Norman invaders

The Norman invasion

Last updated: 26 August 2008

In 1064 Harold became shipwrecked in Ponthieu, Normandy. Norman sources say he journeyed there to offer the English throne to William, Duke of Normandy.

It is more likely that Harold traveled to Normandy to negotiate the release of family members who had been held hostage there since 1051. During the ill-fated excursion, the captive Harold was tricked into swearing over a saint's bones that the throne would go to William.

Nonetheless, William considered himself the true heir to the crown. He also asserted that Edward had made a promise during a visit by William in 1052.

By the time of the Edward's death on 5 January 1066, Harold was essentially running the country. From his deathbed Edward approved Harold as his successor, and the coronation took place the following day.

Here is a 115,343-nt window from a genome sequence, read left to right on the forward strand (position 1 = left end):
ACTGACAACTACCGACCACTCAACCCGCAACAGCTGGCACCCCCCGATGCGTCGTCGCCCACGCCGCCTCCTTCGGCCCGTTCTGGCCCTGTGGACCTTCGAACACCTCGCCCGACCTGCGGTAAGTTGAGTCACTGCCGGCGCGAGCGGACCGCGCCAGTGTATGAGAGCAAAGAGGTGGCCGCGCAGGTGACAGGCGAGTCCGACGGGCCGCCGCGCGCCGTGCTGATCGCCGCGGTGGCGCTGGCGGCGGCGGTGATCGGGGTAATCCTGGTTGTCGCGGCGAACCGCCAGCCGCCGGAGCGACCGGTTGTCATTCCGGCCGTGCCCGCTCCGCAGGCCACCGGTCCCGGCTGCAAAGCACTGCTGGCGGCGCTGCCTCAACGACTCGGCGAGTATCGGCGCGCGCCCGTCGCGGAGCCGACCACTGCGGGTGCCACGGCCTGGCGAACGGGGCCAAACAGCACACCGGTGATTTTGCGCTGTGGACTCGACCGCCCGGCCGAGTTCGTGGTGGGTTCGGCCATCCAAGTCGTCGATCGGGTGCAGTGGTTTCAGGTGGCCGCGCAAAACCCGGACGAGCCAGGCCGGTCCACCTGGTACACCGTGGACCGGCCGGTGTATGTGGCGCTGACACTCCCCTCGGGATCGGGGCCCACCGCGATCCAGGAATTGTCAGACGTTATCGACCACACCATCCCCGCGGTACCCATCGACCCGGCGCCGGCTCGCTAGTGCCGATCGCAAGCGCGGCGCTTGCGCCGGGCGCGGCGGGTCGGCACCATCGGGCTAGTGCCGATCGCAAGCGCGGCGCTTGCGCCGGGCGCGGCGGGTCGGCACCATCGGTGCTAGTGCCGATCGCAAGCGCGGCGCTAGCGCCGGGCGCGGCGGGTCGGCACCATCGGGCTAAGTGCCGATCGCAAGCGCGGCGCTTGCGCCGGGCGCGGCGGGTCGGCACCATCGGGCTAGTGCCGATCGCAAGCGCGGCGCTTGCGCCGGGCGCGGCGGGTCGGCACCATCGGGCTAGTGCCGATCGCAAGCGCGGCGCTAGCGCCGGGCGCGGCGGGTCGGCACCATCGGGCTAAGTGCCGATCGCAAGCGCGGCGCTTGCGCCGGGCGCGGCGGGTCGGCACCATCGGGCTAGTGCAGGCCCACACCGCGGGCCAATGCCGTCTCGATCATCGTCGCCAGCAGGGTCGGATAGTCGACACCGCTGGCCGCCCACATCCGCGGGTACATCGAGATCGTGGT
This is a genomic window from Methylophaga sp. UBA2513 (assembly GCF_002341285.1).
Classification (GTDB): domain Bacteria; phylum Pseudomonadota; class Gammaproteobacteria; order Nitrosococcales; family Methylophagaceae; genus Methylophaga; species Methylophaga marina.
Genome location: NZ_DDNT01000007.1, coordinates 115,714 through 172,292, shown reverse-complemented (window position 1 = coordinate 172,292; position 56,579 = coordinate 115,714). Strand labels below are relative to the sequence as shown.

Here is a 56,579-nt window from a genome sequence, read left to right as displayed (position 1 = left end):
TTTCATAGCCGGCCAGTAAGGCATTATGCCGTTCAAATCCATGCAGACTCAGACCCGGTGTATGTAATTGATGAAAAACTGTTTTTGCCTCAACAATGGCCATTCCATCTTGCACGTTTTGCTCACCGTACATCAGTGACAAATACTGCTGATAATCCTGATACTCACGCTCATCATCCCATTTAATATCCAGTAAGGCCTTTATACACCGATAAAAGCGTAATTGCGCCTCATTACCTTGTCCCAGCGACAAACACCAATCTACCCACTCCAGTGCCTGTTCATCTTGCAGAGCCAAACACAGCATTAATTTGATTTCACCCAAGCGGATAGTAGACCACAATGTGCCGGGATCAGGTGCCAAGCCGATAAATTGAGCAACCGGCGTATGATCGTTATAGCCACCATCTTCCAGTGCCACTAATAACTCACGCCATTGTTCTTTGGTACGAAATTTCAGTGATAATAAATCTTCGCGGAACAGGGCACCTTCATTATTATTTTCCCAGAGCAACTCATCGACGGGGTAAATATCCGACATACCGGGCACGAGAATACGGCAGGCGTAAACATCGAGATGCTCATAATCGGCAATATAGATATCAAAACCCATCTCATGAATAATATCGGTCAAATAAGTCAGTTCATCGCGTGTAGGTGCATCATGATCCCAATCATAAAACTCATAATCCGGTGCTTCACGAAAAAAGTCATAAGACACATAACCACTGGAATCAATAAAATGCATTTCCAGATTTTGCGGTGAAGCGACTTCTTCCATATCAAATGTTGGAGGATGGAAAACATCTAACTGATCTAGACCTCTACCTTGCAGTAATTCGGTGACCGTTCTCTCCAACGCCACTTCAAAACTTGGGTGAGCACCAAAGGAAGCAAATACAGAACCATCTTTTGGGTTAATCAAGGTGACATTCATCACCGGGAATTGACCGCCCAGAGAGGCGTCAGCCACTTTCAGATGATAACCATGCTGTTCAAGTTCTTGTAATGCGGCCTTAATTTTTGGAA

In Norway, Harald III (Hardrada, or Hard Ruler) was laying his claim to the crown, based on a supposed agreement between King Magnus and Harthacanute that said if either died without an heir, the other would inherit both England and Norway.

With Harold's brother Tostig, Hardrada invaded in September 1066. After a victorious battle at Fulford he was killed by Harold's army at the Battle of Stamford Bridge outside York. Fewer than 25 of Hardrada's longboats returned with survivors to Norway. The defeat marked the end of the Viking era.

As Harold's men celebrated the victory, word came that William had landed unopposed at Pevensey, Sussex. Harold's army marched to the south of England, and engaged in battle just outside Hastings on 14 October.

Although it was a close-fought battle, in the final hours the Saxon lines crumbled and Harold was killed. With no living person to oppose William, the throne went to the Norman conqueror.


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